virus: Fwd: Critics foam over writer's beer ad

Wade T.Smith (
Thu, 3 Jun 1999 15:58:03 -0400

Personally I thought this particular ad was damn clever, and showed up SI for exactly what it was doing.

But there are some very interesting memetic angles herein as well....

Critics foam over writer's beer ad

SI's Reilly sees no conflict shilling for suds

By Mark Jurkowitz, Globe Staff, 06/03/99

Think of it as Beauty and the Beast sell beer. In a bit of awkward byplay sponsored by Miller Lite, middle-aged Sports Illustrated columnist Rick Reilly spars with stunning supermodel Rebecca Romijn-Stamos over what men really want in a sports magazine: sharp writing or fishnet bikinis. Needless to say, he is outdebated.

''I thought it was good press for Sports Illustrated. I thought it was a
lark,'' says Reilly, of the TV spot that has aired since March and which Miller plans to continue through the summer. ''I can't believe I'm getting all this crap.''

Actually, Reilly's life has been pretty good lately. Devoutly coveted by SI's new rival, ESPN The Magazine, he sparked a bidding war and became sportswriting's first free agent. Reilly ended up staying at SI, but not before nailing down a salary of close to half a million and perks that include writing three movies for the magazine's corporate cousin, Warner Bro s.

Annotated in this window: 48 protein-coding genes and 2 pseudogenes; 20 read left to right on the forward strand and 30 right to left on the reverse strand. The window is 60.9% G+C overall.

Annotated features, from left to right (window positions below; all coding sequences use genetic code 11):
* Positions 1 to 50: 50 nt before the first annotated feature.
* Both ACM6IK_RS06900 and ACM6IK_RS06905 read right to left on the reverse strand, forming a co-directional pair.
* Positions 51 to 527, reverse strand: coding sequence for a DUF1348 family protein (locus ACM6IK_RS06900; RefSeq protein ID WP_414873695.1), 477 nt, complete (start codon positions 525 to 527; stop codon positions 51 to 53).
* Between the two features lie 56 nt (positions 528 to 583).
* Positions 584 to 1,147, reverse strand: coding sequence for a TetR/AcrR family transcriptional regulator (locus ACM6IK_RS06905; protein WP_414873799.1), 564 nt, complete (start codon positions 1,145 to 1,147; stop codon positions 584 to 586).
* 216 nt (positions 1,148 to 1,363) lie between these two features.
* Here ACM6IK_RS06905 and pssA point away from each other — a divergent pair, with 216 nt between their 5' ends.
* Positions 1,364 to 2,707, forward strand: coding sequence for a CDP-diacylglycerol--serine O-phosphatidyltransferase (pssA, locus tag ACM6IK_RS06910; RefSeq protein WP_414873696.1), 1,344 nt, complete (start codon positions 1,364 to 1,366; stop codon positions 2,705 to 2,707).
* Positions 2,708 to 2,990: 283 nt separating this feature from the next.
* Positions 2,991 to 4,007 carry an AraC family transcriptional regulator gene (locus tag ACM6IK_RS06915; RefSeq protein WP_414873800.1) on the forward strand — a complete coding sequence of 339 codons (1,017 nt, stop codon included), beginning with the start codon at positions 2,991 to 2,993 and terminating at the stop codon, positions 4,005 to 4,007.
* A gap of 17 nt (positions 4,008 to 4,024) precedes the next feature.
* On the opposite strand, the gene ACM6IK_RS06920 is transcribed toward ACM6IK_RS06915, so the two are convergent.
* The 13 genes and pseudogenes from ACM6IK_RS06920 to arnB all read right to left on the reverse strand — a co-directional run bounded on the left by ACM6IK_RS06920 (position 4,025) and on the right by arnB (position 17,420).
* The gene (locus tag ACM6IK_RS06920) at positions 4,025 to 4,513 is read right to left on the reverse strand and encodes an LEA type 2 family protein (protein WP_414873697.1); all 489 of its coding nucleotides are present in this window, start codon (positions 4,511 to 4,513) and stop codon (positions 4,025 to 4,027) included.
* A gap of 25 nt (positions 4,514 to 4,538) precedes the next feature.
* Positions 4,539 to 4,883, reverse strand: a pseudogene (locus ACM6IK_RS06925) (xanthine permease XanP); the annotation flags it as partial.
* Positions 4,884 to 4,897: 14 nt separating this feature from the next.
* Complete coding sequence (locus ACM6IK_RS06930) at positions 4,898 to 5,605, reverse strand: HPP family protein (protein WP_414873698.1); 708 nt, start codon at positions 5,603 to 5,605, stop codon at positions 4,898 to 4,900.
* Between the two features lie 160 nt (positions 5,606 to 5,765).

But as a serious print journalist collecting cash to shill for suds, Reilly has crossed one of the few remaining boundaries separating journalism from abject commer cialism. And for that, he's taking his fair share of well-deserved ''crap.''

Bob Yates, sports editor of The Dallas Morning News and president of APSE (Associated Press Sports Editors), says the beer ad leaves a bitter taste in his mouth. ''It's kind of tacky,'' he says. ''It's sort of demeaning to both of them. ... It's hard to compare good journalism with the swimsuit.''

Reilly's SI colleague (and former Boston Globe sports staffer) Jackie MacMullan chooses her words carefully but pointedly when discussing a journalist's decision to become an ad pitchman. ''It's their credibility, not mine,'' she says. ''It's something I've chosen not to do.'' MacMullan says she's been offered several commercial opportunities, but SI ''did not want me to do it and I understood why.'' (SI spokesman Joe Assad says, '' We take each [request] on a case-by-case basis.'')

And on his weekly ESPN show, ''The Sports Reporters,'' Dick Schaap took a shot at Reilly's Miller commercial, asserting that ''I think that's having your cake - and drinking it too.''

Part of Reilly's problem here is the dreaded hypocrisy factor. In a high-minded February column asking his boss, Time Inc., to discontinue its sponsorship of the scandal-ridden Olympics, he proclaimed that ''all we have to trade on is our integrity.''

Now, he has invited critics like Bob Steele, director of the ethics program at the Poynter Institute for Media Studies, to warn that ''it's very dangerous territory for journalists of any stripe to be promoting products. What it really is is an issue of what I'd call conflicting loyalties.''